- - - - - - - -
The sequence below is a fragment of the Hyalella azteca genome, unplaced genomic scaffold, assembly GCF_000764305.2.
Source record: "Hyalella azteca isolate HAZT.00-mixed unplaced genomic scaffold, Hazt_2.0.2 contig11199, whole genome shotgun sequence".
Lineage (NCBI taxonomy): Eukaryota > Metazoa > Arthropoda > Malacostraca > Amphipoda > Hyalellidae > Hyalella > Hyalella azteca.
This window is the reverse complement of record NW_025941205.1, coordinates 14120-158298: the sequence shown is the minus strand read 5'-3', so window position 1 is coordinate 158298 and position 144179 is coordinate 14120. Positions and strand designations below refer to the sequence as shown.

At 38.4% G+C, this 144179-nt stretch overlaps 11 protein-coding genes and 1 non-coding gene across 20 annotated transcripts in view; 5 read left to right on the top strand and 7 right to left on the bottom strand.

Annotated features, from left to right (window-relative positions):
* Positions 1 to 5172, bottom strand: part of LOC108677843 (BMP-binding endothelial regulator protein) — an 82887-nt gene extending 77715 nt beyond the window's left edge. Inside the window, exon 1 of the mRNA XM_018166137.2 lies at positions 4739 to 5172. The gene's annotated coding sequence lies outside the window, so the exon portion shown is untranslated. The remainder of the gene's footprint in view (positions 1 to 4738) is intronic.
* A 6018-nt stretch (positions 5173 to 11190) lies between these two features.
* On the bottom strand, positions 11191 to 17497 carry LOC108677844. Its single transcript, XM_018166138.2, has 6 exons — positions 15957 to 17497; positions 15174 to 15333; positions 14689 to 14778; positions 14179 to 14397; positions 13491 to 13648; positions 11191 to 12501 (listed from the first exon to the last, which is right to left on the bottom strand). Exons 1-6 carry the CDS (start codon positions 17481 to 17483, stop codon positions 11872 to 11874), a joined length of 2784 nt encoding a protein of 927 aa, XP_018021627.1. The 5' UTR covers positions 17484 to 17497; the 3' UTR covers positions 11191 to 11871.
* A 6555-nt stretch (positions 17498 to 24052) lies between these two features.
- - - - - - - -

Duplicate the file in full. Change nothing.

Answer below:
The sequence below is a fragment of the Hyalella azteca genome, unplaced genomic scaffold, assembly GCF_000764305.2.
Source record: "Hyalella azteca isolate HAZT.00-mixed unplaced genomic scaffold, Hazt_2.0.2 contig11199, whole genome shotgun sequence".
Lineage (NCBI taxonomy): Eukaryota > Metazoa > Arthropoda > Malacostraca > Amphipoda > Hyalellidae > Hyalella > Hyalella azteca.
This window is the reverse complement of record NW_025941205.1, coordinates 14120-158298: the sequence shown is the minus strand read 5'-3', so window position 1 is coordinate 158298 and position 144179 is coordinate 14120. Positions and strand designations below refer to the sequence as shown.

At 38.4% G+C, this 144179-nt stretch overlaps 11 protein-coding genes and 1 non-coding gene across 20 annotated transcripts in view; 5 read left to right on the top strand and 7 right to left on the bottom strand.

Annotated features, from left to right (window-relative positions):
* Positions 1 to 5172, bottom strand: part of LOC108677843 (BMP-binding endothelial regulator protein) — an 82887-nt gene extending 77715 nt beyond the window's left edge. Inside the window, exon 1 of the mRNA XM_018166137.2 lies at positions 4739 to 5172. The gene's annotated coding sequence lies outside the window, so the exon portion shown is untranslated. The remainder of the gene's footprint in view (positions 1 to 4738) is intronic.
* A 6018-nt stretch (positions 5173 to 11190) lies between these two features.
* On the bottom strand, positions 11191 to 17497 carry LOC108677844. Its single transcript, XM_018166138.2, has 6 exons — positions 15957 to 17497; positions 15174 to 15333; positions 14689 to 14778; positions 14179 to 14397; positions 13491 to 13648; positions 11191 to 12501 (listed from the first exon to the last, which is right to left on the bottom strand). Exons 1-6 carry the CDS (start codon positions 17481 to 17483, stop codon positions 11872 to 11874), a joined length of 2784 nt encoding a protein of 927 aa, XP_018021627.1. The 5' UTR covers positions 17484 to 17497; the 3' UTR covers positions 11191 to 11871.
* A 6555-nt stretch (positions 17498 to 24052) lies between these two features.